So we have an educational support program trying to come out of that. Participation is voluntary; not linked to Special Ed and continues to receive SSI and Medicaid, and then come up with some kinds of incentives for participation. So, again, we would also suggest that administration would be external to Social Security Administration. Some of the incentives, just in terms of the program rules, would be to postpone CDR’s and have expedited services for some things that are needed. So those ideas have been talked about and are included in the report.

 

What this does with these two possible approaches to beginning to think about a new system is we tried to incorporate policy thinking and policy challenges. We don’t have all the answers, but we thought it was important to try and at least list a few. One is that we wanted to make work pay, and I think this translates to changing, if you will, policies that have provided barriers to people working, such as the benefit offset demonstration that’s being done by Social Security. If that comes out well, you can clearly see there that you can include supports and services as they go up and you get back into the workforce to some extent, you have exclusions or decreases in your cash benefits. So there is a trade-off there, which is gradual and avoids the -- what do we call it? Cash cliff situation.

Access to affordable health care...We recognize this is a critical piece. We’re seeing some demonstrations in states that could possibly be models to be used by the feds. Refocusing the age 18 redetermination or the assessment criteria to include an evaluation of life skills, as well as the medical and the vocational criteria. We have also looked at the system or thought about the system-wide buy-in programs that maintain connections, again, to supports at a reasonable cost.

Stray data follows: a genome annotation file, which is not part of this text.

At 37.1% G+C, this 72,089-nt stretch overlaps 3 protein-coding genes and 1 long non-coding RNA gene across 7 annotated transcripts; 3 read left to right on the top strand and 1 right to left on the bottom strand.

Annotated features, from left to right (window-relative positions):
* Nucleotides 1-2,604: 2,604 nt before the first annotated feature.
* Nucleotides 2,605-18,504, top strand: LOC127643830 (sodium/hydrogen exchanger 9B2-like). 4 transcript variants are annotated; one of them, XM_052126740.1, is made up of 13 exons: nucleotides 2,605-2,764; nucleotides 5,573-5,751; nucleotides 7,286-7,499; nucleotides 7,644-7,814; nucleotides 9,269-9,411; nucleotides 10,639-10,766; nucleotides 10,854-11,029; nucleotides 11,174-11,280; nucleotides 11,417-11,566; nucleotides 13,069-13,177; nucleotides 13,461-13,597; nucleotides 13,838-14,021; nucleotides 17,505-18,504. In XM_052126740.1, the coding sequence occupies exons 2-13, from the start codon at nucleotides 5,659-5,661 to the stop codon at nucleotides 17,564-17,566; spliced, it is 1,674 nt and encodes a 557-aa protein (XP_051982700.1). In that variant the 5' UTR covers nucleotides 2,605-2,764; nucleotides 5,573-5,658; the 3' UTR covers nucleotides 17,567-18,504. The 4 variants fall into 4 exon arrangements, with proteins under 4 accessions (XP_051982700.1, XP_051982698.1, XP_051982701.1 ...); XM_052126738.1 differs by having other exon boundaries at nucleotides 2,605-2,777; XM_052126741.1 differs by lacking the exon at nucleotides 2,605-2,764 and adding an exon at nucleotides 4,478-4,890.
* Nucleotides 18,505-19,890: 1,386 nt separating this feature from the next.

So a little more detail about a few of these...The making work pay is to create more effective work incentives and I talked about a few of them. But on the tax or income side, we also discussed the earned income tax credit for persons with disabilities; tax sheltered-savings instead of deductions for personal attendance and tax- sheltered savings that could be used to finance work efforts. Tax credits that could be developed for employers who invest in their employees through strong return-to-work programs. So those are some of the pieces that are outlined in more detail in the report.

 

The access to health care. We recognize that system change needs to address the whole issue of health insurance coverage and expand access based on some kind of cost sharing like the Medicaid Buy-In program. That’s a possible, variable, if you will, or a viable alternative. And to perhaps include to encourage more state programs and programs that can be compared or that are more similar as opposed to everything being, ‘A’ in one state and ‘B’ and ‘C’ in two other states. Establish a lifetime certification for health coverage for beneficiaries with life-long conditions, and we also think that there has got to be some public/private partnerships to provide health coverage. The administration, SSA, is doing some things with regard to specific health insurance supports for individuals. So as these roll out I think we’ll have some more data to look at that will help us with making decisions in that area.